The first pilgrims are making their way into the city of Jerusalem, so our chance to easily get around the city is nearly over. There are even rumours that Jesus Himself has left Galilee and is on His way here! Today we will take another risk, and peek over the battlements into Herod’s Palace.
It stands on the top of Mount Zion, and on the right you can see the Upper City, where we were yesterday, sloping down towards the temple mount. The palace was yet another building constructed by Herod the Great on a huge platform, similar (but much smaller), to the temple itself. It has been used by the Roman governors ever since his death, and Pilatus will live here when he arrives for the feast of Passover.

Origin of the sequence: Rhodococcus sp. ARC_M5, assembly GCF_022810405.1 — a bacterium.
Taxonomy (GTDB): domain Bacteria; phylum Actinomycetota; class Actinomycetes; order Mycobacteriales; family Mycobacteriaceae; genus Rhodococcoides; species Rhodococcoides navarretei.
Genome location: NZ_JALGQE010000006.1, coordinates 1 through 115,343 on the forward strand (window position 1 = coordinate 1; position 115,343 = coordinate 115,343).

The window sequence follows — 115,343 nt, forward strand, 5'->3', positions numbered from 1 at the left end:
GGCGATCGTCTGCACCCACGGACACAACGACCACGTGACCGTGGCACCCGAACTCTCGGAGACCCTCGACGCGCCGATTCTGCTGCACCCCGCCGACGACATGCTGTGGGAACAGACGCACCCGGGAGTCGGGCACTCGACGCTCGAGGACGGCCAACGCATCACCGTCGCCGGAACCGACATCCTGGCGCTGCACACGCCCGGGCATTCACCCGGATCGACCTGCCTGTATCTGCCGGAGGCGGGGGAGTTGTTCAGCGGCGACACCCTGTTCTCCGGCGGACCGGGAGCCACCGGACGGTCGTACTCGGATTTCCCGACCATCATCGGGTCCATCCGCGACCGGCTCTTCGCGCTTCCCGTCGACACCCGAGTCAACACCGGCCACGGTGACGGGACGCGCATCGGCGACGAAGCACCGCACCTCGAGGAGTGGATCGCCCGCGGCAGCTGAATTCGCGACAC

Herod the Great was completely paranoid that someone was going to assassinate him, and to prove it he built three more huge towers next door to escape into if the palace was attacked (two or these are visible at the top of this photo). He even named them after friends and family!
By the way, don’t get confused between Herod the Great, who was alive when Jesus was born but who died just over 30 years ago, and the current Herod, who is one of his sons, and who rules over the region of Galilee in the north (where Rabbi Jesus now lives).
Before we duck back behind the wall, have a look at the big open square just outside the main gate of the palace which is surrounded on three sides by colonnades. The locals call this place Gabbatha, or ‘stone pavement’, and it is the place where the governor has his judgement seat; where he passes sentence on criminals. Roman ‘justice’ is brutal, usually ending in crucifixion, another thing the Romans have introduced us to . Typical of the Romans to put their judgement seat on the highest spot in the city, just to remind us who’s boss.